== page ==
US and Japanese Aviation Losses Coral Sea-Santa Cruz

Discussion in 'Aviation' started by Garyt, Jan 16, 2015.

  1. Garyt

    Garyt Member

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    Anyone know of both Japanese and US aviation losses in the 3 carrier battles, Coral Sea, Midway and Santa Cruz? And how lost,i.e. air to air, mechanical, AA artillery, etc.

    Trying to get an idea about the effectiveness of CAP vectoring for both sides.
     
  2. oldcrowcv63

    oldcrowcv63 Well-Known Member

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    #2 oldcrowcv63, Jan 17, 2015
    Last edited: Jan 17, 2015
    Lundstrom's two volumes on air combat during all the 1942 carrier battles has detailed breakdowns for each battle. (First Team and First Team Guadalcanal Campaign). If I recall correctly, early on, (at CS Midway) AAA wasn't very effective. Effectiveness is reported to have been a bit better by Santa Cruz in late '42 when it may have been about as effective as the rather mediocre performing F4F-4 CAP in defending USN Carriers. IJN had less luck with AAA with the Zero being very effective against low altitude attack while bigh altitude US Dive bombers always seemed to get through even after EW RADAR was installed in IJN carriers in mid to late 42. I've heard that the Shokaku had RADAR at the Eastern Solomons battle in late August but most sources seem to agree that it was at least present at Santa Cruz, although AFAIK IJN never developed truly effective Fighter
    direction.

    I understand that IJN CAP most often relied on individual pilot visual direction due to unreliable radio comm, although sometimes it may have been vectored by large caliber gun splashes. In contrast, the USN began using RADAR assisted fighter direction even before the war, thanks to technology exchanged with its European Commonwealth allies.
     
  3. RCAFson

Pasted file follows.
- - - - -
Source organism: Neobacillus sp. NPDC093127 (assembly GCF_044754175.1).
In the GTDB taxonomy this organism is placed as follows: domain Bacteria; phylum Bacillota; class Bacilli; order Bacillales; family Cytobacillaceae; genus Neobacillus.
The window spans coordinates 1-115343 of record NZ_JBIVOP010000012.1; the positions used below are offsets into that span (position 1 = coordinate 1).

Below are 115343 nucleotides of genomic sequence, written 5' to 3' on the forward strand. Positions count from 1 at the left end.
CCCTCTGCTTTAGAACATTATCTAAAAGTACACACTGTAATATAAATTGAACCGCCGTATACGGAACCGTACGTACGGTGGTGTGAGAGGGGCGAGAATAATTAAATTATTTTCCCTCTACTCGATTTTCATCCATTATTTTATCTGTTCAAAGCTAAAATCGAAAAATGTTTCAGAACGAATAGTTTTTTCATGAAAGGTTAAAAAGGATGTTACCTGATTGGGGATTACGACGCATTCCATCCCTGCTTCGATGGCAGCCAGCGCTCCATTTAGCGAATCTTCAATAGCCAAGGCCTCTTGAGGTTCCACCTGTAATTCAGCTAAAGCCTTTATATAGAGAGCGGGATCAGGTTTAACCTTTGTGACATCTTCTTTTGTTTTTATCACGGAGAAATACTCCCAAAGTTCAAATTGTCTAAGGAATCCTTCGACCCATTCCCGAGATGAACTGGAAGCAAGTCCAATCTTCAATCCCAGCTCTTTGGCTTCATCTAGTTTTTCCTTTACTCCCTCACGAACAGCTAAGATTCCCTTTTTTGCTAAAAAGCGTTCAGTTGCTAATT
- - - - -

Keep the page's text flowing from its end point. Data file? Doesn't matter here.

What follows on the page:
RCAFson Well-Known Member

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    We discussed USN 1942 Pacific AA claims and actual kills a couple of years ago in a different thread. I extracted this data from Lundstrom:



    At Coral Sea the USN claimed 49 AA kills of which about 37 were claimed by the USN carrier TG and they got 3.
    At Midway they claimed 20 AA kills and got 3.
    At Eastern Solomons they claimed 30 and got 4.
    At Santa Cruz they claimed 127 and got ~25.
     
  4. Garyt

    Garyt Member

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    Thanks for the info, guys!

    Yeah, my understanding of the positive effects of the Shokaku radar was that at Santa Cruz the Japanese had enough time to prepare for the incoming strike, and do things such as getting armed planes off deck and draining AVGAS lines. This prevented a repeat of Midway, but I guess was not effective in fighter control. Planes with radios or better radios would have likely helped.

    Wow. If I understand correctly, 226 claims for 35 kills? 35 kills in 4 battles seems to be pretty horrid performance.
     
  5. RCAFson

    RCAFson Well-Known Member

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    Actually 35 kills for 214 claims; I only counted the AA kills and claims made at Coral sea by the carrier task group.
     
  6. parsifal

    parsifal Well-Known Member